A fabrication woven of straw, rushes, canes, and other elastic materials; but, in this country, principally of willow; which last, according to their growth, are called osiers and sallows. Osiers for white work are deprived of their bark by an instrument called the braker, and afterwards are cleaned by a common knife. They are then exposed to the sun and air in order to dry them thoroughly; after which they are housed, and kept carefully from moisture, which, if attended to, will preserve them for years. The same precautions against moisture are necessary for preserving osiers with their bark on. When these osiers are intended to be used, they are soaked for a few days, according to their age and dryness. Osiers deprived of their bark are assorted by the basket-maker into large and small rods, according to the work for which they are intended; the larger ones forming the slat and skeleton of the basket, and the smaller ones for weaving the bottom and sides. For common work, such as clothes-baskets, market-baskets, etc, the rods are used whole; but, for the finer work, as table-mats, fruit and work baskets, and the like, the osiers are divided into four parts, lengthways, which are called splits, and these are afterwards reduced to various degrees of fineness, when they are called skeins.

The method of making a basket of the ordinary kind is as follows: - The workman having cut off the large ends of as many osiers as he deems necessary, and of a length somewhat more than the width of the bottom, lays them on the floor in pairs, all ranging the same way; he then places on them two of the longest osiers, with their largest ends towards him, crossing the direction of the former; on the large ends of the two long osiers he places his foot, weaving each alternately under and over the short ends, which confines them in their places, and forms what is called the slat, or slate, which is the foundation of the basket. He next takes the long end of one of the two rods, and proceeds to weave it under and over the pairs of short ends all round the bottom, until he has wove the whole of it; this is, likewise, done with the remaining osier, and after this is exhausted, other long osiers are wove to, until the bottom is of a size sufficient for the intended basket. The workman next proceeds to sharpen the ends of as many long and stout osiers as may be necessary to form the ribs, or skeleton of the basket; the sharpened ends are planted, or forced, between the rods of the bottom, and are turned up in the direction of the sides, and the other rods are woven in and out, between each of the uprights, until the basket is raised to the intended height.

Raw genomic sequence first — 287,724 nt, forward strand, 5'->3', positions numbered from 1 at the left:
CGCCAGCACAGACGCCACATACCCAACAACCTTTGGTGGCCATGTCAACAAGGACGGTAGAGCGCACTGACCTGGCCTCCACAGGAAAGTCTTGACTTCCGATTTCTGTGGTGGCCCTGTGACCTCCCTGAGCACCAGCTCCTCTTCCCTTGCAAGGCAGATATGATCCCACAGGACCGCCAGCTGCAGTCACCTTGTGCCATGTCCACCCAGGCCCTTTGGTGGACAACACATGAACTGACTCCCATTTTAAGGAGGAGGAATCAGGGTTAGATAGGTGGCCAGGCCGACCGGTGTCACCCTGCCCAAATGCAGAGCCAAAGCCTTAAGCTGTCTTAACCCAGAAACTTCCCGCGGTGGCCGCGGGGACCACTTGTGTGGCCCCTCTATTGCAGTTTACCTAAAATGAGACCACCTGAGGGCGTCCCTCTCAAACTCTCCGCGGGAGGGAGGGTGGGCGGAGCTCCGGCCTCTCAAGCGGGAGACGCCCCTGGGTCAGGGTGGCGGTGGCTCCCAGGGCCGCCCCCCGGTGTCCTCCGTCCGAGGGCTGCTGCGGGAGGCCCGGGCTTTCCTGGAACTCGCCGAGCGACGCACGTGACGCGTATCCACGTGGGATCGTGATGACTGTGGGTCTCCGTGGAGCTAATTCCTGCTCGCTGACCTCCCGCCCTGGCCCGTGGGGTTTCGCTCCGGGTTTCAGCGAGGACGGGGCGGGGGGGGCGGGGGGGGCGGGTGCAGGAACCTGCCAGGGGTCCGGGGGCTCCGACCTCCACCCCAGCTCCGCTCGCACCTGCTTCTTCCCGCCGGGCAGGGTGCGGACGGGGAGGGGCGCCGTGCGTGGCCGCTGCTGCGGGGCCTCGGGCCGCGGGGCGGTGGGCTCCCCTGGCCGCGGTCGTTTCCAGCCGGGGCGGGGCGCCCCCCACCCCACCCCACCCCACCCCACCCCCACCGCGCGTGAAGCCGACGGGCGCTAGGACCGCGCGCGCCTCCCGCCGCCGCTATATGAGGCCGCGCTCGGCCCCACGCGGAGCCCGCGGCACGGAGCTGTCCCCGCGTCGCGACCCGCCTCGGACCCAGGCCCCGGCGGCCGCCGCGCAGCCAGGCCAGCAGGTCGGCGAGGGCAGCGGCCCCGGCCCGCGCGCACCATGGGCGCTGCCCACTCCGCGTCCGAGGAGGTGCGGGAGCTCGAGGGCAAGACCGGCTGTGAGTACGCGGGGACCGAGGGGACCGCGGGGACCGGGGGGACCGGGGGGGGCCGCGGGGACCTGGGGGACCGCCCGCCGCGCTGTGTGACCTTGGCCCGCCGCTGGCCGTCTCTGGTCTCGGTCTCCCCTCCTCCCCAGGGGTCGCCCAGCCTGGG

To finish the edge, or brim of the basket, the ends of the ribs, which are now standing up perpendicularly, are turned down over each other in a manner easily understood by inspecting a basket, although difficult to describe. There remains only to add the handle; this is done by planting or forcing down close to each other, between the weaving of the sides, two or three osiers, cut to a proper length; when in their place, a hole is made through them, about two inches from the brim, into which a pin is put, to prevent their being drawn out; they are then covered, or bound together with skeins, sometimes of various colours, forming different kinds of platting on the handle. Basket-work is well adapted to many other purposes than those to which it is at present applied, as it combines, in an eminent degree, the three qualities of strength, lightness, and elasticity.